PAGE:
Uit de vandaag gepubliceerde ‘Monitor antisemitische incidenten in Nederland 2017’ van het CIDI blijkt verder dat het aantal antisemitische incidenten (internet niet meegerekend) vorig jaar uitkwam op 113, een lichte stijging ten opzichte van 2016. Onder dat aantal vielen 28 bekladdingen en vernielingen, waaronder het ingooien van ruiten van het Joodse restaurant HaCarmel en van de Joodse instelling Chabad Central te Amsterdam. Er werden vier geweldsincidenten geregistreerd, waaronder ernstige mishandelingen van een Joods Syrische vluchteling en twee Joodse toeristen uit Israel.

Het CIDI vindt dat geweldsmisdrijven vanuit antisemitische of anderszins discriminerende motieven zwaarder moeten worden bestraft. Wanneer iemand wordt aangevallen vanwege zijn of haar afkomst of geloof raakt dat namelijk niet alleen het individu maar de groep als geheel. Antisemitisch geweld heeft grote impact op het gevoel van onveiligheid in de gehele Joodse gemeenschap.

Een andere belangrijke aanbeveling is dat de Werkdefinitie Antisemitisme van de International Holocaust Remembrance Alliance door relevante organisaties en overheden wordt overgenomen en juridisch bindend verklaard. Momenteel wordt antisemitisme in de Nederlandse wet niet omschreven, waardoor het lastig te bestrijden is, zeker wanneer oude antisemitische vooroordelen en complottheorieën worden gerecycled door het woord ‘joden’ te vervangen door ‘zionisten’. Een heldere definitie helpt relevante actoren (politie, OM, onderwijs) antisemitisme te herkennen en te bestrijden. Een algemeen aanvaarde definitie van antisemitisme kan ook gebruikt worden op scholen en bijvoorbeeld bij de toetsing van subsidieaanvragen van maatschappelijke en religieuze instellingen.
Author(s): Kijek, Kamil
Date: 2017
Abstract: Artykuł ten przedstawia najważniejsze wątki krytycznej debaty wokół treści wystawy stałej Muzeum Historii Żydów Polskich Polin. Analizując różnice między dwoma polami badawczymi – studiami żydowskimi i studiami nad relacjami polsko-żydowskimi – autor broni tezy, że wiele krytycznych głosów w debacie wynika z niezrozumienia różnic między przedmiotem badań tych dwóch pól, po części wynikającego z obecnej sytuacji – panującego nacjonalizmu i etnocentryzmu, wywierających wpływ również na polskie debaty historyczne. Domaganie się od wystawy opowiadającej tysiącletnią historię Żydów na ziemiach polskich, aby koncentrowała się głównie na stosunku społeczeństwa większościowego do Żydów, grozi popełnieniem błędu teleologii, to jest interpretowaniem wcześniejszych wydarzeń i procesów jako nieuchronnie prowadzących do Zagłady, a także pomijaniem wszystkich tych elementów dziejów żydowskich, które z perspektywy Holokaustu i badań nad antysemityzmem nie mają znaczenia. Tego rodzaju postulaty i stojące za nimi metahistoryczne założenia grożą pozbawieniem Żydów roli podmiotów w ich własnej historii. Z drugiej strony autor tekstu wskazuje na elementy narracji wystawy stałej Muzeum Polin, w których rzeczywiście w niedostateczny sposób uwzględniona została problematyka antysemityzmu jako ważnego elementu żydowskiego doświadczenia i kluczowego czynnika dziejów Żydów w Polsce. Przywrócenie rzeczywistego dialogu i komunikacji pomiędzy przedstawicielami studiów żydowskich i badaczami relacji polsko-żydowskich, przy zachowaniu autonomii tych dwóch pól i zrozumieniu różnic pomiędzy nimi, jest też istotne z punktu widzenia niewątpliwych zagrożeń w postaci prób wykorzystania Muzeum Polin w budowie upolitycznionych, bezkrytycznych wizji historii Polski i stosunku Polaków do Żydów.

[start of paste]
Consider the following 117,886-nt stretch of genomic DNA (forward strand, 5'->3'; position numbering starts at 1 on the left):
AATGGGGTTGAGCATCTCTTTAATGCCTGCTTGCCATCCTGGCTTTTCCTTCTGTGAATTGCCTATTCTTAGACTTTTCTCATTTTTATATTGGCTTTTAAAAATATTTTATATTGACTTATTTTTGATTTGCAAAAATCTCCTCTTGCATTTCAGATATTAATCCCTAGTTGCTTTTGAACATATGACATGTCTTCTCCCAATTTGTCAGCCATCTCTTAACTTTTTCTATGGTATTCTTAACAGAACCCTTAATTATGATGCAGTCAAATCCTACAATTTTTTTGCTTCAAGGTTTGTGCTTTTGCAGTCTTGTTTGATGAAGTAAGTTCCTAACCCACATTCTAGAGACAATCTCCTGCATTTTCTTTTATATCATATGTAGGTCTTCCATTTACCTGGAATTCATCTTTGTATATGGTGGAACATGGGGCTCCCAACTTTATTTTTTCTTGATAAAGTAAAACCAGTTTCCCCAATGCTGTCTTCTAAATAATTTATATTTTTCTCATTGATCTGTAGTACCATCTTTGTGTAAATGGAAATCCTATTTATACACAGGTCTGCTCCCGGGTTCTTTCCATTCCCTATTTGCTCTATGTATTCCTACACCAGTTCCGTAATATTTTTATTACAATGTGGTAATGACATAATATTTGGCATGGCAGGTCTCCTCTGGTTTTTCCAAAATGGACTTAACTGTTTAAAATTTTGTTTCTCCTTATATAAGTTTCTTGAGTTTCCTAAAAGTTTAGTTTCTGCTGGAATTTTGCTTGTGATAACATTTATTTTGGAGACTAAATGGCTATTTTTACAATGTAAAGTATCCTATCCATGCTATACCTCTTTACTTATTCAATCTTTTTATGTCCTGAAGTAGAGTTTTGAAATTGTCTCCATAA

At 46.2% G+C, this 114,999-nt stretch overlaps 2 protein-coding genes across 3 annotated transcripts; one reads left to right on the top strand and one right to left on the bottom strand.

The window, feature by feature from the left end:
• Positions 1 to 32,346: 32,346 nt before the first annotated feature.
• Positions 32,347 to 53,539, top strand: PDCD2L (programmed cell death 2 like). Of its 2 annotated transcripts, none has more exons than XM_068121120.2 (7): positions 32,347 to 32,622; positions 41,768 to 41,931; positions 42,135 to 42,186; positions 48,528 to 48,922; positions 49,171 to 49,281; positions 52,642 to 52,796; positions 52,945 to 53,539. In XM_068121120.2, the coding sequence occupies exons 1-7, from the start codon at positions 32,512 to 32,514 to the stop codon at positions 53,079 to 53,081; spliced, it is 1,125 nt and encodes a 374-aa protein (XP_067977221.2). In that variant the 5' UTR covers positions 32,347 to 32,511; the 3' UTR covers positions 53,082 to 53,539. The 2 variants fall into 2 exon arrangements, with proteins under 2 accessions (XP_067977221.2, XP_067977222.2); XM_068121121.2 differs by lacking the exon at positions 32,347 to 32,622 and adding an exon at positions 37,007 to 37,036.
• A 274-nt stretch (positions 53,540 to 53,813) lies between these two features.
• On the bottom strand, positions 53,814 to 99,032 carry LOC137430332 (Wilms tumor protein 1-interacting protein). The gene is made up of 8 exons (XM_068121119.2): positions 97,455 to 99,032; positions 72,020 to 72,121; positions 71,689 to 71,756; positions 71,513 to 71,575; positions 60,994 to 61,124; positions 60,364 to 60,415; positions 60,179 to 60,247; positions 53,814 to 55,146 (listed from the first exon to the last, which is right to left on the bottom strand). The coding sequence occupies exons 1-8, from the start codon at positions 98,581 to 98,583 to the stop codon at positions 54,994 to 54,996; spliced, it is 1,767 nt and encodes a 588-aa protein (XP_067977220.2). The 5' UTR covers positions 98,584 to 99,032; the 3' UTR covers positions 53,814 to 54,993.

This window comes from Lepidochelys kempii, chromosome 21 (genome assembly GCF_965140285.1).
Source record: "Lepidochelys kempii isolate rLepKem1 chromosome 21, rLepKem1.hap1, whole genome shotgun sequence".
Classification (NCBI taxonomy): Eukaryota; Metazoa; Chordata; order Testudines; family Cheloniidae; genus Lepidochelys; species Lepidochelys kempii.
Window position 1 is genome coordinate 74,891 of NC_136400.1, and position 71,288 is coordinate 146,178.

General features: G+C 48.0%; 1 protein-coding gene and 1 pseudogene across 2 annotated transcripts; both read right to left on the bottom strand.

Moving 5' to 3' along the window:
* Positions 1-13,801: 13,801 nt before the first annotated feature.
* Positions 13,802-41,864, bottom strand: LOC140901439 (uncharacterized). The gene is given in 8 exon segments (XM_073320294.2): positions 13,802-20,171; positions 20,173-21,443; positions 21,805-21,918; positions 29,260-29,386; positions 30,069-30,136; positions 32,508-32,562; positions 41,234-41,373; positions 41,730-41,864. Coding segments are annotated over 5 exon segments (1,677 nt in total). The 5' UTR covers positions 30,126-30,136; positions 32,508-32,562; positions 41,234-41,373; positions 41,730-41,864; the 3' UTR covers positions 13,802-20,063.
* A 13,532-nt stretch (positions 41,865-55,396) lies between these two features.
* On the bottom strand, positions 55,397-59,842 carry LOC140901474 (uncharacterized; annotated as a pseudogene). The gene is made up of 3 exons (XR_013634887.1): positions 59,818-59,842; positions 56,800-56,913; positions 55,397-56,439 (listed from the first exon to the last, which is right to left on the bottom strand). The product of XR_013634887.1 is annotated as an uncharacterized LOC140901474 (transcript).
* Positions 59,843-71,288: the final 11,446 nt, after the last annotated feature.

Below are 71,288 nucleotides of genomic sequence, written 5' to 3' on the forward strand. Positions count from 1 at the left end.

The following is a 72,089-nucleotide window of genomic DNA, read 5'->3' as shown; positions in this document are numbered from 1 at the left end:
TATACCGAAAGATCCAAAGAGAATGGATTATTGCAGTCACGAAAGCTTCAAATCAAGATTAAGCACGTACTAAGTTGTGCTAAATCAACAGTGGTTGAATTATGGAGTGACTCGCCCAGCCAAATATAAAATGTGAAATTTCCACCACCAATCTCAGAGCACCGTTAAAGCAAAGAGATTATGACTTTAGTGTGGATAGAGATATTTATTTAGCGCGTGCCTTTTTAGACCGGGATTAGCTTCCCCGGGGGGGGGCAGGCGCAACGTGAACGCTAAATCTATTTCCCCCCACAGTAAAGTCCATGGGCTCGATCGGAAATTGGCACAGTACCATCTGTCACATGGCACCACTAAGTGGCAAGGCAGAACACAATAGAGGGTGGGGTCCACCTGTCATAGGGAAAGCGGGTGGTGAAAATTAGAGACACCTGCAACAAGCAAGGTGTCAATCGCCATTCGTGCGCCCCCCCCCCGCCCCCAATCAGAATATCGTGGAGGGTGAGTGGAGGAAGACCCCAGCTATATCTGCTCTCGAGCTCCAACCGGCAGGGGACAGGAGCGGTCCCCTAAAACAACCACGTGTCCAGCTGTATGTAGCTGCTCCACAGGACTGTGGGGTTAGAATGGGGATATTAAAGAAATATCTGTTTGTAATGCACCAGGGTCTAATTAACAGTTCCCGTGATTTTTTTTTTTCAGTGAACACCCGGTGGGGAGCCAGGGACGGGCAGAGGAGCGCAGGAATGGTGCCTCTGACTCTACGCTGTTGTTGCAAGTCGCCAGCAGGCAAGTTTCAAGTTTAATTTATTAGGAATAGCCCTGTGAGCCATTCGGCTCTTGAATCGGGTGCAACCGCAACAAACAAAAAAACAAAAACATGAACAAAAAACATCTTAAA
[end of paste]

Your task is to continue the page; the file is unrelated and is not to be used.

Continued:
Date: 2015
Abstract: A magyar lakosság több, mint egyharmada vall antiszemita előítéleteket – ez az egyik megállapítása annak a tanulmánynak, amit a mai napon mutatott be a nyilvánosságnak Tett és Védelem Alapítvány központjában. A Tett és Védelem Alapítvány megbízásából a Medián Közvéleménykutató Intézet készített átfogó felmérést az antiszemita előítéletek mértékéről, a zsidósággal kapcsolatos beállítódás jellemzőiről, valamint a zsidó szervezetek aktív közéleti szerepvállalásának megítéléséről.

Az 1200 fő megkérdezésével készült reprezentatív kutatás főbb megállapításai:

• Az elmúlt időszakban kis mértékben nőtt az antiszemita előítéleteket vallók aránya,

• A magyar közvéleményt csak igen mérsékelten foglalkoztatják a zsidó közélet kérdései.

• A Jobbik szavazói az átlagnál jóval nagyobb arányban vallanak zsidóellenes nézeteket,

• Szintén növeli a zsidóellenesség valószínűségét a nacionalista, rendpárti, tekintélyelvű társadalmi attitűd, és a másság különböző formáinak (homoszexualitás, kábítószer-fogyasztás, bevándorlás) elutasítása.

• A vészkorszak emlékezete mélyen megosztja a magyar társadalmat: a magyar felelősség kérdéséről éppúgy megoszlanak a vélemények, mint arról, hogy a jelenlegi közbeszédben napirenden kell-e tartani a kérdést. A nyílt holokauszt-tagadó és -relativizáló kijelentések támogatottsága a 2006-os 6-8 százalékról 2014-re fokozatosan 12-15 százalékra emelkedett.

• A magyar lakosság véleménye megoszlik abban a kérdésben, hogy a zsidóság második világháború alatti tragédiájáért ki a felelős: 51 százalék szerint Magyarország is felelős, 40 százalék szerint viszont kizárólag a németek. A válaszadók 52 százaléka nem támogatja a Szabadság téri emlékmű felépítését, 34 százalék igen.

• A kormány és a zsidó közösségek közötti párbeszédről megoszlanak a vélemények, abban is, hogy a kormánynak mikor kellene kikérni a zsidó szervezetek véleményét, és abban is, hogy a zsidó szervezeteknek milyen esetekben kellene nyilvános állásfoglalást tenniük.